And when was the last time you thought to yourself: “This snippet is actually pretty useful, I should bookmark it or something for future use.”

But what if instead of simply bookmarking, you took the time and published that snippet as a JavaScript module on npm? That way you and other developers would have easy and reusable access to it.

Heck, maybe someone will even find a way to improve it.

Yeah, But…

I know, I know. A developer should never copy and paste something without fully understanding it first. And once you understand something, you easily remember it and can use it again.

I agree with you. Or at least with the first part.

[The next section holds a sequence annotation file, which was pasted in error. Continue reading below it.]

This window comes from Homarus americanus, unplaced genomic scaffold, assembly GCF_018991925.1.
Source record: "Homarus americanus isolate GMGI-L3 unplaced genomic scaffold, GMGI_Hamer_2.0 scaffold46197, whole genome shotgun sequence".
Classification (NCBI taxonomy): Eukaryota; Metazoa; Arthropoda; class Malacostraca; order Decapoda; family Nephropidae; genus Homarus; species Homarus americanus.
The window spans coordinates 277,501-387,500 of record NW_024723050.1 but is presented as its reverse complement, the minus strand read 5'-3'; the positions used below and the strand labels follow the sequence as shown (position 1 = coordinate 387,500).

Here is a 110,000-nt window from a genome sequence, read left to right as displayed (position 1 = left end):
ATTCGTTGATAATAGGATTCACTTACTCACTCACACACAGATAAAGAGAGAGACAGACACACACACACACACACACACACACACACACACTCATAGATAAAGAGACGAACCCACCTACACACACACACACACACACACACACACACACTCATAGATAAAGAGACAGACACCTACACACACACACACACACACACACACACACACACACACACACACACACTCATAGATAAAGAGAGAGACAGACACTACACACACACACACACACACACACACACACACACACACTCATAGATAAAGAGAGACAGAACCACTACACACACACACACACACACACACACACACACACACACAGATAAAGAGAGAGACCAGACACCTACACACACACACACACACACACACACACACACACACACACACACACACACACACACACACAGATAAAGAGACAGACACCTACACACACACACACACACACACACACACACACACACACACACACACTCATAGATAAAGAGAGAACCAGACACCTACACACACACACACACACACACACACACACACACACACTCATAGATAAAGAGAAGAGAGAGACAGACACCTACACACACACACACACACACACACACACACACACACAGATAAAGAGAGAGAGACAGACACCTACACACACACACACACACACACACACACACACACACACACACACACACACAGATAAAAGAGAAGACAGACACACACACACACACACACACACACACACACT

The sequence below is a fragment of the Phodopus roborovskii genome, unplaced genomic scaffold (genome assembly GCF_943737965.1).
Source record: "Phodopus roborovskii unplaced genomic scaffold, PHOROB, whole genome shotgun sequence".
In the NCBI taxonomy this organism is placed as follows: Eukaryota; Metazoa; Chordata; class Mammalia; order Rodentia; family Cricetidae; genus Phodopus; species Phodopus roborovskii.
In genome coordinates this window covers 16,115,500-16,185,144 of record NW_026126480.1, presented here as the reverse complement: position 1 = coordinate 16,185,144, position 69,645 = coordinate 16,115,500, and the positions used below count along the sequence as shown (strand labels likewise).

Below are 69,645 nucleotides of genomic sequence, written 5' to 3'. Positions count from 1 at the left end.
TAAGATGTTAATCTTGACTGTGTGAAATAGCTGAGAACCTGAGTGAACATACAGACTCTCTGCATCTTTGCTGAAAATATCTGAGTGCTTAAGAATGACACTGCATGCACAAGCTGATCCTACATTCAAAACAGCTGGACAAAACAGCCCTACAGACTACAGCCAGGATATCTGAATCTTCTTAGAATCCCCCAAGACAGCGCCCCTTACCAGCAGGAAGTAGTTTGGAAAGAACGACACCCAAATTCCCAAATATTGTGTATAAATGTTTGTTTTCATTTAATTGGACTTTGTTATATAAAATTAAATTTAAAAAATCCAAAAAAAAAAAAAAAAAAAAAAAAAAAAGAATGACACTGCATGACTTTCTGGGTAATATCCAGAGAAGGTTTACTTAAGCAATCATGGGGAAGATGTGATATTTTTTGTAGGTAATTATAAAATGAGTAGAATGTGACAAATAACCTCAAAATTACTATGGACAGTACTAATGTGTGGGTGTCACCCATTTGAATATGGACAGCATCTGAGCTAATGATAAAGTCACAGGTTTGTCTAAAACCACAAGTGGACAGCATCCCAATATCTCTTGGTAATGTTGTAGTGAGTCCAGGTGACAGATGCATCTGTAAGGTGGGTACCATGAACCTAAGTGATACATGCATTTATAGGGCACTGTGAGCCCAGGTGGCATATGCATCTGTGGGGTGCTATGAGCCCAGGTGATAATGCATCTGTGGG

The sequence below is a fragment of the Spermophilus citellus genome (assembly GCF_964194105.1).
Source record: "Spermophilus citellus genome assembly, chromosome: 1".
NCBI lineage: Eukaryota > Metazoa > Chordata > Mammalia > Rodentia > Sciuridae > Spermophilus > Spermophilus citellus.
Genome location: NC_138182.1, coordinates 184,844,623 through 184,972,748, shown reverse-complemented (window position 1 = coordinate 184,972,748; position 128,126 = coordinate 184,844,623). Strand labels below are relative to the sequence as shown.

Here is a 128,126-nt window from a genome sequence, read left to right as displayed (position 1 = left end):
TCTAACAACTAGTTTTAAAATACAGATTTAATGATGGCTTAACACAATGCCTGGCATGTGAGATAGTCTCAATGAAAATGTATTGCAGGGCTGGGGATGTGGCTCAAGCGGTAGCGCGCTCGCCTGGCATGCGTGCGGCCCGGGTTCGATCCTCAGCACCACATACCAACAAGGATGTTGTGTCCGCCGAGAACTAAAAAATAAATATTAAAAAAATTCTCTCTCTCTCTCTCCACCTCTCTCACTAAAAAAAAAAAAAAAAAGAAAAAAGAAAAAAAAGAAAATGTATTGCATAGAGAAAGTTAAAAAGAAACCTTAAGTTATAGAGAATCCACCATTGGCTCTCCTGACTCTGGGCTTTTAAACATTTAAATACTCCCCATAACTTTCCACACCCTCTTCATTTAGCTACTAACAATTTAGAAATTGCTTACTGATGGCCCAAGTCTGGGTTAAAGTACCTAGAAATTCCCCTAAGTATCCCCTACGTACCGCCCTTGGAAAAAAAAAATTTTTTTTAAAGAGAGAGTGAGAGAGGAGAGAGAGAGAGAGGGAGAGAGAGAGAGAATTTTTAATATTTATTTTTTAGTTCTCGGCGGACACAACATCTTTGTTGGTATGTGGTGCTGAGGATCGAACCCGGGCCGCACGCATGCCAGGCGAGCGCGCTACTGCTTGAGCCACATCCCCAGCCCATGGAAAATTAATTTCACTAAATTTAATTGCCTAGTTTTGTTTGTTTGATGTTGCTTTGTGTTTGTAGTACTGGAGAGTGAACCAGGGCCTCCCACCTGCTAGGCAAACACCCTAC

We should all know and understand the logic behind left padding a string and how to detect an array.

But understanding the logic of something and remembering the exact syntax are two different things.

An Example

Let’s take the notorious isArray module as an example:

let toString = {}.toString;
module.exports =
  Array.isArray ||
  function(arr) {
    return == '[object Array]';

Let’s say I understand the logic here. Calling the Object toString() function with an array as its context will always return the string '[object Array]'

But a year from now, or even a month, I’ll be working on a new project.

Will I remember the exact string comparison syntax? Or will I wonder “Was it ‘Object array’ or ‘object Array’?”

Granted I could easily type the function call in my browser’s console, get an answer, retype the whole function again under the private utils module of my new project. But how is that better than npm install isarray --save ?

Why should I go through all of that cognitive load when there’s a perfectly good package just sitting there?